Nori’s hosts soft opening after expansion, talks future plans for dining
SARANAC LAKE — Now open for near ly a week, Nori’s new expansion offers a cafe dining-style experience with window seating overlooking the Saranac River, and plans of expanded dinner offerings.
“This is a soft opening,” Nori’s co-owner Andy Keal said. “There’s a lot more things that we want to do.”
A cafe counter and condiment bar stand centered in the new space, along with a 5-foot glass case Keal said is likely to be filled with to-go dinner options by the pound in the future. The old dining and food service areas will be used to expand grocery, health and beauty aid stock.
“Our hope is to take some of the delicious food that we make that is all pretty handcrafted using local and organic ingredients and be able to provide that in a different way,” Nori’s co-owner Ashley Tempo said.
While not available yet, the plan is to offer more variety in dinner options, sandwiches and bowls — all made to order..
“We want to showcase what our skilled cooks in the kitchen can do, and have a real dining experience, instead of just grab-and-go,” Tempo said. “We will not get rid of our grab-and-go, because that’s who we are, and some people need a quick lunch. But we do intend on creating a cafe experience. So that is our hope and that is our dream.”
The expansion added 2,000 square feet to Nori’s — now a 5,400-square-foot market. More than just space and culinary variety, Keal said Nori’s added its 27th employee this week, making it one of the largest employers downtown. Of those 27, two-thirds are full time, Keal said.
The store was first opened in 1989 by Lenore “Nori” Wright where Jwreck Subs is now, under the Masonic Lodge at Olive Street and Broadway.
“Back in those days there was a fairly large food co-op out of Bloomingdale,” Keal said.
“It came once a month, and they would take the summers off. It was her idea to take that same food that they were getting through the co-op and have something open every day.”
Nori’s changed owners and locations a couple times over the years. Amy Kohanski bought the business from Wright in 1994. In 2000, Kohanski and Lori Dodge-Cushman became co-owners, moving Nori’s into the J.J. Newberry’s building off Main Street behind Sear’s in 2000. Northeast Taekwondo is there now.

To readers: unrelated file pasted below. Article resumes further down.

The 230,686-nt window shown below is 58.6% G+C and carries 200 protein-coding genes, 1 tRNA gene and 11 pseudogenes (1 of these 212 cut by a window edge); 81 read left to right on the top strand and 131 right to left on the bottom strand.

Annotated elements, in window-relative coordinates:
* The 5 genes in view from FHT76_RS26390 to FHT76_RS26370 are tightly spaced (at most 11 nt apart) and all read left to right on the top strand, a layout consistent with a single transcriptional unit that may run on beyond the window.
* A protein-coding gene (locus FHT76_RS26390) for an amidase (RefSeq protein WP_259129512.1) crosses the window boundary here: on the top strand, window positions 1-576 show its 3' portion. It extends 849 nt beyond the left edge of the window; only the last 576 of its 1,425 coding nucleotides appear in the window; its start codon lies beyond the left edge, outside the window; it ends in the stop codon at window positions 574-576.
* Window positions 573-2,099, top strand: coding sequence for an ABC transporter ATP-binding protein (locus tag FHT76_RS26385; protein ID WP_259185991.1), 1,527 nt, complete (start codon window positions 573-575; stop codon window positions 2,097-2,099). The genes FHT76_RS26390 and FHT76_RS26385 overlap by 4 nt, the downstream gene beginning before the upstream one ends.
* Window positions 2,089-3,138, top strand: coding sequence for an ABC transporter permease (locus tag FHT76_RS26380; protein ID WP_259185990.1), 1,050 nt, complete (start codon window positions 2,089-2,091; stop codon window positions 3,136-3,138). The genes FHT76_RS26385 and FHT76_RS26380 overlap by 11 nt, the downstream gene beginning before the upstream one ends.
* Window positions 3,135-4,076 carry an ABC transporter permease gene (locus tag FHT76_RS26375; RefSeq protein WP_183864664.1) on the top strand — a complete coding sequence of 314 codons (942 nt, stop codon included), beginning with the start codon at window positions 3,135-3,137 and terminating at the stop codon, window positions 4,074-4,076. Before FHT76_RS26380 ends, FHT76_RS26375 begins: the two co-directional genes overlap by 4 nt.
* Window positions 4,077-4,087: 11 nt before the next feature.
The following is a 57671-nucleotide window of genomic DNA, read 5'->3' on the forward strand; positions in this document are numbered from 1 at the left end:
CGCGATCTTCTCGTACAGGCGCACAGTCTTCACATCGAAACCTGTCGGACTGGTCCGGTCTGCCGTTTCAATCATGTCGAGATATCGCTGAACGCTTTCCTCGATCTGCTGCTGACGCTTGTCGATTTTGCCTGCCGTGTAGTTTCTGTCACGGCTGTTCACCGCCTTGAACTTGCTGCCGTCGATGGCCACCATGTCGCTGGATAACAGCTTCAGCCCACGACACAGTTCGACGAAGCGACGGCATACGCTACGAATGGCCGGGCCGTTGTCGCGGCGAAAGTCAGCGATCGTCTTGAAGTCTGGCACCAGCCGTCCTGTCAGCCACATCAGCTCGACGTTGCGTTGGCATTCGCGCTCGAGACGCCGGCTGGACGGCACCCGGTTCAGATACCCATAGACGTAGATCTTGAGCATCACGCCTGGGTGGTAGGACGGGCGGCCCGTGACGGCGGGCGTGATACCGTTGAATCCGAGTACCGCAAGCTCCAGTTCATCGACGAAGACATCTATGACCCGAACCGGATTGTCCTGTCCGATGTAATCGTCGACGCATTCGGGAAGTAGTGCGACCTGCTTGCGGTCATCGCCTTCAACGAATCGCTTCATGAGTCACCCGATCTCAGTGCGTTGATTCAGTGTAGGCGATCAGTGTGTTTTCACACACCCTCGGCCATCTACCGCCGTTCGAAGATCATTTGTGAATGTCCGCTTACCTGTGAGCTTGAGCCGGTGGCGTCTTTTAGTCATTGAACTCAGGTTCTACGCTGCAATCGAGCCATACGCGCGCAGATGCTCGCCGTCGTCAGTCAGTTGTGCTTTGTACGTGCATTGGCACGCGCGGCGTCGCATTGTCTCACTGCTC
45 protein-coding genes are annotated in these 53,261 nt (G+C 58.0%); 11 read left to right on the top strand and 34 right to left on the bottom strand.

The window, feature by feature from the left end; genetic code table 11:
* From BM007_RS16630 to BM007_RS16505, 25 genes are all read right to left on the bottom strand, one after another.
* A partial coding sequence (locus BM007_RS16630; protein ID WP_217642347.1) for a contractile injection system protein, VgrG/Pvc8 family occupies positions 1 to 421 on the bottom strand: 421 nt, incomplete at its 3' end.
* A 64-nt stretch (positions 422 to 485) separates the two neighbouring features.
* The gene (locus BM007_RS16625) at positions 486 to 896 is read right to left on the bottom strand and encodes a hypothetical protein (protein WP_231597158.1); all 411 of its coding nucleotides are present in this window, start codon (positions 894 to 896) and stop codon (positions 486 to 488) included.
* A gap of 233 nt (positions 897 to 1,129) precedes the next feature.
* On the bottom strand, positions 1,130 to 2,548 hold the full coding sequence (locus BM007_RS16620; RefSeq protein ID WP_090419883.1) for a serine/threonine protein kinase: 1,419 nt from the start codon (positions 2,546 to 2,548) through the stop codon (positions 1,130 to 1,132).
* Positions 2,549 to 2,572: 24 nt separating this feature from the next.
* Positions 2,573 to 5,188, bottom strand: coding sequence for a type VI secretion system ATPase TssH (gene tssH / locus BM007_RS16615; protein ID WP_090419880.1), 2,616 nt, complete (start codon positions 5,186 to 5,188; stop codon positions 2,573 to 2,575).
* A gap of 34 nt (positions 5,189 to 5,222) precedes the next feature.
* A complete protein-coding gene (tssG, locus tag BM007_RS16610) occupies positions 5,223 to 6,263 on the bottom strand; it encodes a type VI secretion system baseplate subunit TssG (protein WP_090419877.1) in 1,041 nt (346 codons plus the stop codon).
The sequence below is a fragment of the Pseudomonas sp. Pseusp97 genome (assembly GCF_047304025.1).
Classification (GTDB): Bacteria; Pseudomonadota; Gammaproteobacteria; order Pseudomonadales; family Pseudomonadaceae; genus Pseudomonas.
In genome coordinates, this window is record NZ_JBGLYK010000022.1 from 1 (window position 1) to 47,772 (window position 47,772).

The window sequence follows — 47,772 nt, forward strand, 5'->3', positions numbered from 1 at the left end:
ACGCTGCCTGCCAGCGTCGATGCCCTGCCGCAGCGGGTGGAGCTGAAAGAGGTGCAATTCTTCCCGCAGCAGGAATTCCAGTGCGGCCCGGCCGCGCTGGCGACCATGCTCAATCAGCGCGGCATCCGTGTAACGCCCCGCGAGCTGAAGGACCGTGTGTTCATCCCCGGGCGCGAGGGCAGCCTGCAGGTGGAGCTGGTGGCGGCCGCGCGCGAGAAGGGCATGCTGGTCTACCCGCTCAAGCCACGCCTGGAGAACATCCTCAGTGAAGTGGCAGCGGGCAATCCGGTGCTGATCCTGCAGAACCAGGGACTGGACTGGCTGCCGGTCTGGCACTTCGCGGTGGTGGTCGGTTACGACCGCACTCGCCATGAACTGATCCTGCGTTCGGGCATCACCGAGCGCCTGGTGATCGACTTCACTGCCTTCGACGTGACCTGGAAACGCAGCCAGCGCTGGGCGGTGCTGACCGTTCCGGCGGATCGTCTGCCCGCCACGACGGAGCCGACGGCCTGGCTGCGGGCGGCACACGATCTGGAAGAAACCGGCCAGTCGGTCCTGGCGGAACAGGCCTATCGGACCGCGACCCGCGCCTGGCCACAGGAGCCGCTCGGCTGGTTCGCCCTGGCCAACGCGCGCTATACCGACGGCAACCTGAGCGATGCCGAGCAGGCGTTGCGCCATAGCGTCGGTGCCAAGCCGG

Keal bought into the Nori’s co-ownership in 2006. By 2014, both Kohanski and Dodge-Cushman had left the business. Tempo joined Keal in co-ownership in late 2014, after working and managing at the market for five years.
After a decade-and-a-half in the J.J. Newberry’s building, in 2015, Nori’s moved to its current location at the corner of Woodruff and Church streets, where Upstate Vinyl and Graphics and G.O. Automotive formerly resided.
Until now, Nori’s operated out of only the Woodruff Street side. Being an automotive service and gas station through much of the 20th century, the former G.O. Automotive structure and land had petroleum contamination that needed to be dealt with before Nori’s could expand.
“In 2016, we gutted the building. We tore the floors out,” Keal said. “In 2017, we did an environmental remediation project, putting in ventilated floors.”
In 2018, the renovation of the space began in earnest — Keal said the shop’s five garage door bays were removed, as was the back wall of the building. New walls, new windows along the Saranac River, new plumbing, new electric, and a new in-floor radiant heat system.
The renovation was expensive, Keal said. According to the Nori’s website, more than $1 million has been invested into renovating the market by its ownership.
And there may be further improvements coming. Keal and Heidi Kretser are the sponsors for a Downtown Revitalization Initiative project proposal to put in a pocket park and river walk alongside Nori’s. According to the preliminary DRI project list, Keal and Kretser are seeking a $215,000 grant for the $225,000 project cost.
“What we’d like to do is put in a pocket park in the (Woodruff Street) corner here with a trellised roof along the building,” Keal said. “Then a little bit of a green space on the front with grass and shrubs and trees to sort of soften the corner a little bit.
“And also to put a walkway across the front of the river,” Keal said. “There’s about 5 feet of space alongside the building to the river.”
Nori’s received a $50,000 grant from the Cloudsplitter Foundation, and has since been raising money through the Saranac Lake Local Development Corporation to cover costs. Nori’s is still looking for donations to help pay renovation costs. The campaign ends in 2019.
To donate, visit https://www.norisexpansion.com.